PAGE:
Most commonly rated among the best are: the 1976 Daytona 500, where David Pearson and Richard Petty crashed in the final turn, with Pearson limping to victory; the 1959 Daytona 500, with Lee Petty declared the victor three days later on the basis of film footage; and the 1991 DeVilbiss 400 at Michigan, when Dale Jarrett scored his first Winston Cup win by less than 6 inches over Davey Allison.
In the opinion of some, the best finish ever didn’t occur in the Winston Cup ranks, but in a lower division ... right here at tiny Martinsville Speedway.
What is now called the Winston Cup Series is not NASCAR’s oldest form of racing. NASCAR first put its stamp on the Modified class in 1948, a year before it launched the Strictly Stock division that is now Winston Cup.
In 1981, the Modified half of the Dogwood 500 Classic produced an ending that still gives Martinsville Speedway officials goosebumps the size of manhole covers.
“You can talk Pearson-Petty at Daytona all you want,” said Dick Thompson, Martinsville’s publicist since 1966, “but there’s no better finish than that one” in ’81 involving Richie Evans and Geoff Bodine.
Bodine had won the 250-lap Busch Grand National half of the Dogwood Classic, and was the polesitter for the Modified portion of the show. He had his sights set on joining Ray Hendrick and Paul Radford as the only drivers to sweep the Classic, and had a car strong enough to lead 231 of the 250 laps of the Modified finale.
“I remember it just like it was last weekend,” said Bodine, the only driver to win at Martinsville in the Modified, Busch, and Winston Cup divisions. “That was a wild race, not just a wild finish.”
Evans and Bodine, a pair of New Yorkers, put on a show that kept the predominately Southern crowd on its feet most of the afternoon. At that time, teams were allowed to mate any engine with any body style, and both drivers were piloting Ford Pintos powered by Chevrolet engines of about 480 cubic inches.
Evans grabbed the lead once after spinning Bodine, only to have Bodine take it back. Bodine was in front with only two laps to go when car co-owner Billy Taylor radioed him with a simple message: “Don’t let Richie underneath you.”
That proved easier said than done in the heat of battle. Bodine remembers driving as deep into Turn Three as he could, but Evans dove deeper, and a well-placed nudge pushed Bodine aside. Evans charged out of Turn Four to see the white flag waving, signifying that the final lap was all that remained.
“He was quite a ways ahead of me -- an impossible distance to make up in one lap, but I wasn’t thinking that. I wasn’t thinking, really -- I was seeing red,” Bodine said. “I really wanted to win both races in one day and was in position to do that. I was pretty mad.”
Bodine flattened the throttle to the floorboard coming off the second turn, and somehow reeled Evans in between the third and fourth corners. Bodine repaid the earlier shove with one of his own, and Evans’ Pinto clawed for traction as his car slid sideways.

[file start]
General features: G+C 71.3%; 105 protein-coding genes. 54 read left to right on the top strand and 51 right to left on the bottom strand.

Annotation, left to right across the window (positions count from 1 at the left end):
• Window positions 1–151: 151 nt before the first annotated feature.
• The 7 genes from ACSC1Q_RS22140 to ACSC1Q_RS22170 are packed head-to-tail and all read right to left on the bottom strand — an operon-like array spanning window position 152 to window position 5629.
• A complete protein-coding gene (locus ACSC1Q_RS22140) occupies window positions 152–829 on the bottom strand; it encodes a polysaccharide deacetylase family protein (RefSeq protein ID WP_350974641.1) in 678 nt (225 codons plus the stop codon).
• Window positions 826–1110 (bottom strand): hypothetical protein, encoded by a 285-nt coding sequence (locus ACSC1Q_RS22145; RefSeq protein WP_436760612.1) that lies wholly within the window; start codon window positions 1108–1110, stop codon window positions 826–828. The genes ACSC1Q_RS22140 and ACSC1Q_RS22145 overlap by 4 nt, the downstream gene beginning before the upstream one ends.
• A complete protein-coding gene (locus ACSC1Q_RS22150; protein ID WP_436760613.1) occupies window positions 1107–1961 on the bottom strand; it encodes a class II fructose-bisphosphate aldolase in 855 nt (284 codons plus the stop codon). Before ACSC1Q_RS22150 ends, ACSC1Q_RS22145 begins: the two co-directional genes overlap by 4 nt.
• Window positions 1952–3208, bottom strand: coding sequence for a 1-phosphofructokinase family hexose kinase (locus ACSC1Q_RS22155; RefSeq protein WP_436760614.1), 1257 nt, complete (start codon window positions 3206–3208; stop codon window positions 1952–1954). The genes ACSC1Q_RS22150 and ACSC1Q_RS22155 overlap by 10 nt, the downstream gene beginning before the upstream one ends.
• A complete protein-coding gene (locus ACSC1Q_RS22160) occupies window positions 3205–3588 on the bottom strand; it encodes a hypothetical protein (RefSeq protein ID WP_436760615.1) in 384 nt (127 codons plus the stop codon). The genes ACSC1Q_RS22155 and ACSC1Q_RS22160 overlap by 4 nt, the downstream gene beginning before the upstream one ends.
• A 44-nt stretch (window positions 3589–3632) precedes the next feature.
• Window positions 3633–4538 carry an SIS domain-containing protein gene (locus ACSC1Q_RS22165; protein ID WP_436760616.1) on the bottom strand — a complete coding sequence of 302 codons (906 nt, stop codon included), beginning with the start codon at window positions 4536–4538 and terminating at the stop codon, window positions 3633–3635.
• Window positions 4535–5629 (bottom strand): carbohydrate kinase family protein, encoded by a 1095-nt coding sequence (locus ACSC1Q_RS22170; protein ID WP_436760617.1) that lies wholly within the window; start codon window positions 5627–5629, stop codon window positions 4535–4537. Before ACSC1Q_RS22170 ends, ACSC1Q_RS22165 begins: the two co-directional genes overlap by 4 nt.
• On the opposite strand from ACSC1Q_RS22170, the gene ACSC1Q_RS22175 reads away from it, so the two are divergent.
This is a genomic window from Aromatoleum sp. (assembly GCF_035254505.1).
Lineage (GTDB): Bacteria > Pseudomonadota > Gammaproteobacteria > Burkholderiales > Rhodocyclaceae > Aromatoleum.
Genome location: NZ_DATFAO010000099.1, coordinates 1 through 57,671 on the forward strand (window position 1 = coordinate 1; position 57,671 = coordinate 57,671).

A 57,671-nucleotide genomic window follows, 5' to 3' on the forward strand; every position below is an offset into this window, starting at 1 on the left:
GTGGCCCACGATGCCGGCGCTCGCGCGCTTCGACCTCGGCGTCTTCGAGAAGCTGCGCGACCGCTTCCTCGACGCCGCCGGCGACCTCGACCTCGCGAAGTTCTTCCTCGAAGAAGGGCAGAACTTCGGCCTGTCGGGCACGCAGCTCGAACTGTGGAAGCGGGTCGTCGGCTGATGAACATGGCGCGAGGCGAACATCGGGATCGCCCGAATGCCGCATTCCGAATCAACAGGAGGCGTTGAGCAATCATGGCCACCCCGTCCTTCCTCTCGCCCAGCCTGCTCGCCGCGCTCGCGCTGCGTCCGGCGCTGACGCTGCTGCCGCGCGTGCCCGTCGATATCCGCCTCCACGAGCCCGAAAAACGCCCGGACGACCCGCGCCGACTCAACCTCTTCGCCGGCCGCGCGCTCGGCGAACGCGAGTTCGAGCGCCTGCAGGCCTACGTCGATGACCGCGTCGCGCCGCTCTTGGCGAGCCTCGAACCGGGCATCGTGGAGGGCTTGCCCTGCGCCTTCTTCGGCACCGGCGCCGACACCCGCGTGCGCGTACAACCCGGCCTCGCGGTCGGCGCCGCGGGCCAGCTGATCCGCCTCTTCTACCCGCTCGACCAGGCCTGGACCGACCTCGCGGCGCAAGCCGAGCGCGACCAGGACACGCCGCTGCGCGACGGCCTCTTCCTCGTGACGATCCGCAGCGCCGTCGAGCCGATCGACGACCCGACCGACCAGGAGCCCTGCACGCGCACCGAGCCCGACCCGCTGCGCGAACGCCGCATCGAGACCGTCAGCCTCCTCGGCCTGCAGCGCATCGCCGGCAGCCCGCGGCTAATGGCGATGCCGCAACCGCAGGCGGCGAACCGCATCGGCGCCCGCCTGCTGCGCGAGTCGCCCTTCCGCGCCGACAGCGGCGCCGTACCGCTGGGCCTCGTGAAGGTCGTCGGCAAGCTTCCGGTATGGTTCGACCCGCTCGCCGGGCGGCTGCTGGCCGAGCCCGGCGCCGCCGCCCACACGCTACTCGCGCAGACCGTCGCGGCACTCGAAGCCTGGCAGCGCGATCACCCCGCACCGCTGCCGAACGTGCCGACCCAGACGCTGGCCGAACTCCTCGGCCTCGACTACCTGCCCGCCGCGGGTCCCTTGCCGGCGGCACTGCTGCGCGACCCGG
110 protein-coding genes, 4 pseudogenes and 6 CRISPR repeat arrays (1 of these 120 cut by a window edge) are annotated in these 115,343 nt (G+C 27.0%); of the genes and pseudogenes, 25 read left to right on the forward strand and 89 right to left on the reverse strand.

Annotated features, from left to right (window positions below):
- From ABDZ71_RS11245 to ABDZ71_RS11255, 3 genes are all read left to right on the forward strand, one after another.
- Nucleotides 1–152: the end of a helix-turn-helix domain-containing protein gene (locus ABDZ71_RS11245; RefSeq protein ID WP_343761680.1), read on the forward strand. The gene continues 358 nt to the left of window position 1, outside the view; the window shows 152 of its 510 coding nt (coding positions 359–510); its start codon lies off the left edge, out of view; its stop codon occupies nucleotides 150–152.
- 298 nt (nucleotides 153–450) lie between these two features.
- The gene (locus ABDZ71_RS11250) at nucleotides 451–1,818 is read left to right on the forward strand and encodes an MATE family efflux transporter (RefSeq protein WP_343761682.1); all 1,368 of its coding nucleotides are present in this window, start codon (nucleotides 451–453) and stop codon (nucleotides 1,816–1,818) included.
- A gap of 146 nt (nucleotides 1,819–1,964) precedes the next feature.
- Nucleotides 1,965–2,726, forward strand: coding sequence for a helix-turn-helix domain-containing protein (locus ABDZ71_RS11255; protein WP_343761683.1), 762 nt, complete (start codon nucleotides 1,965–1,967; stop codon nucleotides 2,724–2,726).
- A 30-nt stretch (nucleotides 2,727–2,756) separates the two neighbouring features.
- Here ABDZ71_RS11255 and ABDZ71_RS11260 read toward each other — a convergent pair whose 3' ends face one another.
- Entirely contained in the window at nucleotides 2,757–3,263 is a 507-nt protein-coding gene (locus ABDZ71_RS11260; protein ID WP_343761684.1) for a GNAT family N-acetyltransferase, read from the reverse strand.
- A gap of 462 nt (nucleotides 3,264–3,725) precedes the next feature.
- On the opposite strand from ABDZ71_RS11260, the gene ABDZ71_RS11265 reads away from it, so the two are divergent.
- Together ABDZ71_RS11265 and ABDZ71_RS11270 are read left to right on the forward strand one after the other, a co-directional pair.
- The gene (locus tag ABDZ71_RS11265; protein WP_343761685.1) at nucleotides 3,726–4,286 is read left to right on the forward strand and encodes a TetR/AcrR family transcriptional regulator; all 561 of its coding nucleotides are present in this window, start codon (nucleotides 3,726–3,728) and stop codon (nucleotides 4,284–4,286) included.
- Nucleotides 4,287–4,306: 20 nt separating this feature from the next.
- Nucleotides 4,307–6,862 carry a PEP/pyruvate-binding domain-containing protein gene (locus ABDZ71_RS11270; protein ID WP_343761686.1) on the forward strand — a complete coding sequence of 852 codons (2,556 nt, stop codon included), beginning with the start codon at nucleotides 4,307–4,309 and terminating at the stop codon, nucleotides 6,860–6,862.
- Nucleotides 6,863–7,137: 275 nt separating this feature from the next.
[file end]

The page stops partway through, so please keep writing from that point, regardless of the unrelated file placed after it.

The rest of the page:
“Unfortunately for me, I was thinking again then,” Bodine said. “I didn’t want to wreck him, just get him sideways and pass him. That was the wrong thought. I should have spun him out, but I let him go because I just knew I had him.
“I was driving around him and thought I was going to get to the finish line first. There’s a close-up picture that shows him getting a handful of steering wheel and turning it all the way to the right. His right front tire hit my left front tire and put me into the wall.”
Evans didn’t get away clean -- his car catapulted over the hood of Bodine’s and slammed into the wall, too. Parts from both cars rained in every direction, but Evans’ car, riding the wall on its left-side tires and minus its right-front wheel, somehow limped across the finish line first. Bodine’s car spun to the left, crossed the stripe, and smashed into the inside wall.
Jerry Cook, a six-time Modified national champion, was about 100 yards behind as Evans and Bodine collided. His crew screamed over the radio to warn of a crash, but Cook couldn’t see anything until he rounded the final turn.
“I could see where they had stopped, and all I could think was, ‘Darn it, they both made it over the finish line,”’ said Cook, now NASCAR’s Competition Administrator. “Richie’s car was junk and Geoff’s wasn’t a whole lot better.”
Furious, Bodine and Evans leaped out of their cars, and their crews raced to the scene. Martinsville Speedway founder Clay Earles jumped, too, but his reaction was the first step taken to avoid a battle royale in front of the main grandstand.
“I got every police officer I could find and took them to the pits,” said Earles, who built the track in 1947. “Everyone was so excited and some of them mad, I just knew we were going to have a riot.”
Earles and his squad of lawmen reacted in time to short-circuit a brawl. They took both drivers to the pressbox for post-race winners’ interviews, Bodine for the Busch half, Evans for the Modified, and placed them at opposite ends of the room.
A year later, Bodine would move to Winston Cup competition full-time. In 1985, Evans was killed at Martinsville when his car hit the wall head-on during a Modified practice run. Today, Earles retains near-photographic memories of that Sunday afternoon.
“I don’t care what anyone says,” Earles said. “That Modified race between Richie and Geoff was the greatest finish of any race ever held, anywhere.”